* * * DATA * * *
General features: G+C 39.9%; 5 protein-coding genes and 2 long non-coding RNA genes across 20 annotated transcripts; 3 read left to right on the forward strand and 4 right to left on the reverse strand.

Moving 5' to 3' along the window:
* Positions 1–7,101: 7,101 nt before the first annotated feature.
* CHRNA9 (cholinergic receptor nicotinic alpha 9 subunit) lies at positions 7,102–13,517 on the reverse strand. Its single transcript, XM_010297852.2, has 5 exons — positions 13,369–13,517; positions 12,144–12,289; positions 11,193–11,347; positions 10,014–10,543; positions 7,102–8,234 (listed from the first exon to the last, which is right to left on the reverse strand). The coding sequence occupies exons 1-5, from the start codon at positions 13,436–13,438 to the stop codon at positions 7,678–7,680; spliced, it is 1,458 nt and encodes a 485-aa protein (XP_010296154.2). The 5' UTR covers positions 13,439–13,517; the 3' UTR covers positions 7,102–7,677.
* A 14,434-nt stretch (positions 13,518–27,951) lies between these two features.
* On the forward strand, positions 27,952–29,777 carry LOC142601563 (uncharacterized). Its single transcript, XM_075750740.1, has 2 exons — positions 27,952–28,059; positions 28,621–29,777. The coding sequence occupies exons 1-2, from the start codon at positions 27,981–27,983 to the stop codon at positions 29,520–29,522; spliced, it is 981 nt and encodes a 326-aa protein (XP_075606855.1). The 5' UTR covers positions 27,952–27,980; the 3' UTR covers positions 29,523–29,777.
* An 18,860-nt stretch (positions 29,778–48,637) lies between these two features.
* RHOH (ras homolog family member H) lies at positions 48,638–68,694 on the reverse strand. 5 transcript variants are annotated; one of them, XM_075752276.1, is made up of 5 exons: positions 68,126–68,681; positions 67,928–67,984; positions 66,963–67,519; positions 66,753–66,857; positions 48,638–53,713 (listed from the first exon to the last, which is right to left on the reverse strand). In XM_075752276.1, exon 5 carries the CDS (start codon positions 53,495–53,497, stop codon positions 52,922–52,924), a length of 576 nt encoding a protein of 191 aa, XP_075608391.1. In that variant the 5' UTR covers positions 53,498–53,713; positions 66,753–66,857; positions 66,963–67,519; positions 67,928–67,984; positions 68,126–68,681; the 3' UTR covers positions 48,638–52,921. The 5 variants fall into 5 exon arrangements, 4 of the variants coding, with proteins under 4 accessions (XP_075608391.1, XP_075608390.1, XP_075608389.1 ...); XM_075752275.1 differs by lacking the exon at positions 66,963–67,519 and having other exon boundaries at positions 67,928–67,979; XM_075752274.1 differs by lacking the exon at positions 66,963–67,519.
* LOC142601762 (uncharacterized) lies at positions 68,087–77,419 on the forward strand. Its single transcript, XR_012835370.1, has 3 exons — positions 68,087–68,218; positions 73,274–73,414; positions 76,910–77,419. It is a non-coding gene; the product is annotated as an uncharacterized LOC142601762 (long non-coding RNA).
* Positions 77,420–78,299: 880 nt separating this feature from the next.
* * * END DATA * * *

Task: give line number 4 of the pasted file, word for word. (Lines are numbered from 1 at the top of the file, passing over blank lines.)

* CHRNA9 (cholinergic receptor nicotinic alpha 9 subunit) lies at positions 7,102–13,517 on the reverse strand. Its single transcript, XM_010297852.2, has 5 exons — positions 13,369–13,517; positions 12,144–12,289; positions 11,193–11,347; positions 10,014–10,543; positions 7,102–8,234 (listed from the first exon to the last, which is right to left on the reverse strand). The coding sequence occupies exons 1-5, from the start codon at positions 13,436–13,438 to the stop codon at positions 7,678–7,680; spliced, it is 1,458 nt and encodes a 485-aa protein (XP_010296154.2). The 5' UTR covers positions 13,439–13,517; the 3' UTR covers positions 7,102–7,677.